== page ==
ISS, Glass Lewis Recommend BPI Investors Remove Voting Cap

  • Scrapping the limit on voting rights key to CaixaBank bid
  • CaixaBank, BPI’s biggest shareholder, wants to buy out others

Advisory firms Institutional Shareholder Services Inc. and Glass Lewis & Co. recommended Banco BPI SA shareholders remove a cap on voting rights that is preventing CaixaBank SA from acquiring the rest of the bank.

Although the Spanish bank is already BPI’s largest shareholder with 45 percent, its voting rights are limited to 20 percent. It has offered to buy the remaining shares for about 900 million euros ($997 million) if BPI scraps the policy. The issue comes up for a vote at a BPI shareholder meeting on July 22.

CaixaBank has been trying for more than a year to buy out other BPI shareholders. Earlier this year, the bank failed to reach an agreement with Isabel dos Santos concerning BPI’s assets in Angola. Dos Santos is BPI’s second-biggest shareholder with an 18.6 percent stake.

ISS and Glass Lewis have advised investors to back the proposal to end voting limits, according to reports seen by Bloomberg News. The advisory companies didn’t immediately respond to phone calls or emails Friday seeking comment.

“The proposed bid can be a reasonable option for certain shareholders even though it would entail lower liquidity,” ISS said in its report. Without it, “BPI may be unlikely to sort out its concentration of risk in Angola and make its domestic activities profitable again.”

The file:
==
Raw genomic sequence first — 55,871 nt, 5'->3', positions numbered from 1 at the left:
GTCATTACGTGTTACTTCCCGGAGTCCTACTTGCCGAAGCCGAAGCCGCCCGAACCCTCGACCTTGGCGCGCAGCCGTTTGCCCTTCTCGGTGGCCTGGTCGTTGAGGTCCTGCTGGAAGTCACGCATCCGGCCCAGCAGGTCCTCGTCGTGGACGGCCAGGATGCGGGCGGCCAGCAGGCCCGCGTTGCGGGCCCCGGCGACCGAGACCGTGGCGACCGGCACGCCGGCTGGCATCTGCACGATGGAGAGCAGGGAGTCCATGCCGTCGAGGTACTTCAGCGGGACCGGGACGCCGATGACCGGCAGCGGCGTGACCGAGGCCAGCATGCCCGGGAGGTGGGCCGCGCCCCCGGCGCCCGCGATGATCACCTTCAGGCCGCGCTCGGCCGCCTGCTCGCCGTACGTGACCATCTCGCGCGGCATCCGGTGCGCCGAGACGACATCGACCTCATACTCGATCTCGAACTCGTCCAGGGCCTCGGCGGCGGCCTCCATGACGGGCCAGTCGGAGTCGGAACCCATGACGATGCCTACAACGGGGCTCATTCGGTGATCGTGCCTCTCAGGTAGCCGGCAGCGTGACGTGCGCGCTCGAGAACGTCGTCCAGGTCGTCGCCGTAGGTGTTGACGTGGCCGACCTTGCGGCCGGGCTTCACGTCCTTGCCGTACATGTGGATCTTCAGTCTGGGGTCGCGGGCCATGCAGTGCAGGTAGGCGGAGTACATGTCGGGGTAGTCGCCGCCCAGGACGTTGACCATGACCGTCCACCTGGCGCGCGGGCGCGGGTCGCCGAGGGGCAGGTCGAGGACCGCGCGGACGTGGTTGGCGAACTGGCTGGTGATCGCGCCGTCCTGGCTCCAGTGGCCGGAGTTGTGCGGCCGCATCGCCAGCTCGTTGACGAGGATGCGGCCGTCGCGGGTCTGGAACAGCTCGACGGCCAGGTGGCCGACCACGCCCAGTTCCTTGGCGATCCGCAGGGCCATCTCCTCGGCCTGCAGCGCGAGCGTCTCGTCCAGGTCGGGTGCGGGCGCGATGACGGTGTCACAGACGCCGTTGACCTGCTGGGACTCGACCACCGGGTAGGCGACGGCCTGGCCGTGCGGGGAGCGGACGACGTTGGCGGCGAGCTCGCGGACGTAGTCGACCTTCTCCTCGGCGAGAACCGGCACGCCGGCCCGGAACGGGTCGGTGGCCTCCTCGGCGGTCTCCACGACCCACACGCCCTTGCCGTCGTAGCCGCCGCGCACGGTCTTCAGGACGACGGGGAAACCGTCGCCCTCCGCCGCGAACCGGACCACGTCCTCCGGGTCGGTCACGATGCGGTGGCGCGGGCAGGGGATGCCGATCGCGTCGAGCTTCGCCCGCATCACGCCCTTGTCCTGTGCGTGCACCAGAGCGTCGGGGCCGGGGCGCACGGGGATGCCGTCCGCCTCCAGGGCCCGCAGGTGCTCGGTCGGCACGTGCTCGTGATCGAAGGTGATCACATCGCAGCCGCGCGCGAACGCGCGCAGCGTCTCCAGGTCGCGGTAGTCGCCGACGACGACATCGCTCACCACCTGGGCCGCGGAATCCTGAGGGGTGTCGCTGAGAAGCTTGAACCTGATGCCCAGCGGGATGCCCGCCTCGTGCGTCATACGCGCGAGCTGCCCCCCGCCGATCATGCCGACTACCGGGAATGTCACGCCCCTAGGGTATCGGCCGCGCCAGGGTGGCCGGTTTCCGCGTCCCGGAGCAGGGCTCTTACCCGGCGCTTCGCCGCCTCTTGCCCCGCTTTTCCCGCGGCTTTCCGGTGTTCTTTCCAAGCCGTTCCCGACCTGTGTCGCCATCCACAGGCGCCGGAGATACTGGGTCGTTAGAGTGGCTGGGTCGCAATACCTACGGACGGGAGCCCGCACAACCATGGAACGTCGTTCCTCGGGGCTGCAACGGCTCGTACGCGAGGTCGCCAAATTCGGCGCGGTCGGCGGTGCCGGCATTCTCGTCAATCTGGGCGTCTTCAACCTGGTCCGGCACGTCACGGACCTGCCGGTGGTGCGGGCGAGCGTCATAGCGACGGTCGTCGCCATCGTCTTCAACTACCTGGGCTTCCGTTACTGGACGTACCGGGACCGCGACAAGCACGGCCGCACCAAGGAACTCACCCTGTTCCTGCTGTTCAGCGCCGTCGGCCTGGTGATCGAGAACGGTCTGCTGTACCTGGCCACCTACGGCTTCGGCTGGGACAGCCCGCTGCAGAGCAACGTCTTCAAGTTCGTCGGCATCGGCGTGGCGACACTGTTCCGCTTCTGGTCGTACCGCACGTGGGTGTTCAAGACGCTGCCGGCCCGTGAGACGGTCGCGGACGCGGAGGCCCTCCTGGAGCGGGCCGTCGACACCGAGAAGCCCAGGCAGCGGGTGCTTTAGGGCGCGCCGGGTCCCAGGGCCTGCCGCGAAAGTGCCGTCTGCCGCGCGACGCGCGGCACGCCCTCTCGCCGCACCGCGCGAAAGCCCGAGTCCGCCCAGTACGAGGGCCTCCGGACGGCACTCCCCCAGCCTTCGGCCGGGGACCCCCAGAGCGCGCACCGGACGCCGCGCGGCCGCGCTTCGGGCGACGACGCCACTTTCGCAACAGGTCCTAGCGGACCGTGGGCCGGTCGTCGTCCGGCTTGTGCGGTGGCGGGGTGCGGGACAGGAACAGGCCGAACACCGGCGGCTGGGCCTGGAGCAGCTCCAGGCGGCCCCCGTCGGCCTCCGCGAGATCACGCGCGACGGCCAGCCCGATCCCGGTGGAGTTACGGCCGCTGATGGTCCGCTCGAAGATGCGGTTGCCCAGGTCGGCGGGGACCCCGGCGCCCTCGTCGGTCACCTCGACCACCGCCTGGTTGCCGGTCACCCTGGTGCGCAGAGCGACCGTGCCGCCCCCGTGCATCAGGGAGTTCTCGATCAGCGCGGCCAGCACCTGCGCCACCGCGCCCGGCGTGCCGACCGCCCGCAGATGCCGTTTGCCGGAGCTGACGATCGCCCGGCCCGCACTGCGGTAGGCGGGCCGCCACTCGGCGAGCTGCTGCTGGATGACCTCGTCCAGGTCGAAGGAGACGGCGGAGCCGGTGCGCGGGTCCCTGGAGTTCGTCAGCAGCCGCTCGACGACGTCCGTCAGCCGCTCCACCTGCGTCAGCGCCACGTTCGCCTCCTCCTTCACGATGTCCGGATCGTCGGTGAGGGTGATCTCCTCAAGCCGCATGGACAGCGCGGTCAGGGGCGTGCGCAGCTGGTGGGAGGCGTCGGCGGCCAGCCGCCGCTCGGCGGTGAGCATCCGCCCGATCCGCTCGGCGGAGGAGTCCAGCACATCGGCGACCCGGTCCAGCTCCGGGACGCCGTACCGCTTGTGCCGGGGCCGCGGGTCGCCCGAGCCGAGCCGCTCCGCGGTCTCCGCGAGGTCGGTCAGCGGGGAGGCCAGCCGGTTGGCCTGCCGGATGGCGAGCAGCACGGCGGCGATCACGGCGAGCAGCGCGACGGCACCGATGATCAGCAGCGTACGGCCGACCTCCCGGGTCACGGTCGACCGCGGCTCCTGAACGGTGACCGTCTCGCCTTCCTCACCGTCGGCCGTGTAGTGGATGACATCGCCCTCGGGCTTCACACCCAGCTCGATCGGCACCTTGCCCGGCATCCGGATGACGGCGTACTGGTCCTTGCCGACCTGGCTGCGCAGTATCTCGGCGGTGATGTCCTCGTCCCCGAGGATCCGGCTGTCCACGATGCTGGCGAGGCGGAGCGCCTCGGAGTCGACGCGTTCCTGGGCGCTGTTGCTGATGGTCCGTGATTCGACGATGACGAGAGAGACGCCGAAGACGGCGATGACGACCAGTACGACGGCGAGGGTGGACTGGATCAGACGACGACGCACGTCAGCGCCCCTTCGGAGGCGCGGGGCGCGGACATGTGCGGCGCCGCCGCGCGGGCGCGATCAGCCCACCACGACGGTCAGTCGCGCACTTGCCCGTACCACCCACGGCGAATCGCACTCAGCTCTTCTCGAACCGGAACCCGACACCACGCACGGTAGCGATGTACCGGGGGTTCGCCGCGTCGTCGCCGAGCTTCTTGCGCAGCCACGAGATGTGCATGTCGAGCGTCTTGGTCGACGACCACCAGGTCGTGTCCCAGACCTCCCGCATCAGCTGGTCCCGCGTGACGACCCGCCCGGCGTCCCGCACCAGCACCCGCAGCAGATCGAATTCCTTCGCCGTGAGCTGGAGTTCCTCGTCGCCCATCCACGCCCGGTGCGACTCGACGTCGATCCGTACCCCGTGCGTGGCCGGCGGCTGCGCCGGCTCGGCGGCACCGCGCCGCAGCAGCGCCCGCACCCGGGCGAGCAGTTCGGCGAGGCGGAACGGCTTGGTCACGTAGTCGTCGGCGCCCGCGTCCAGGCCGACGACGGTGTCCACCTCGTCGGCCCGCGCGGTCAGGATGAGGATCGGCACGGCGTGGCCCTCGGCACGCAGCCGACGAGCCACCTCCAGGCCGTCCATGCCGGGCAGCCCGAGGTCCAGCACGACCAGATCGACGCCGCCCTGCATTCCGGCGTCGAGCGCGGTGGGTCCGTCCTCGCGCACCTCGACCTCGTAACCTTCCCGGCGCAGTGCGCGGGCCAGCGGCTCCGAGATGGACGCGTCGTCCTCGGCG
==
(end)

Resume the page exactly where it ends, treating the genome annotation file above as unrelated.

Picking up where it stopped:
Holding Violas Ferreira, with a 2.68 percent stake, has objected to removing the cap to meet CaixaBank’s terms, saying the bid doesn’t reflect the value of BPI. The firm has proposed instead that BPI merge its activities in Angola with another lender in the African country.

Glass Lewis, without taking a position on CaixaBank’s bid, said that in general “removing barriers to open takeover bids, whether current or future, serves shareholders’ interests.”

Banco BPI’s board argues the cap may deter shareholders from taking part in major corporate decisions, such as financing or mergers or acquisitions.

ISS said dos Santos has used her voting rights in the past to “thwart board proposals leading the company and its shareholders to a deadlock that does not benefit minorities or the company.” At the last shareholder meeting, dos Santos opposed a rule change, preventing Chief Executive Officer Fernando Ulrich from being reappointed in 2017.

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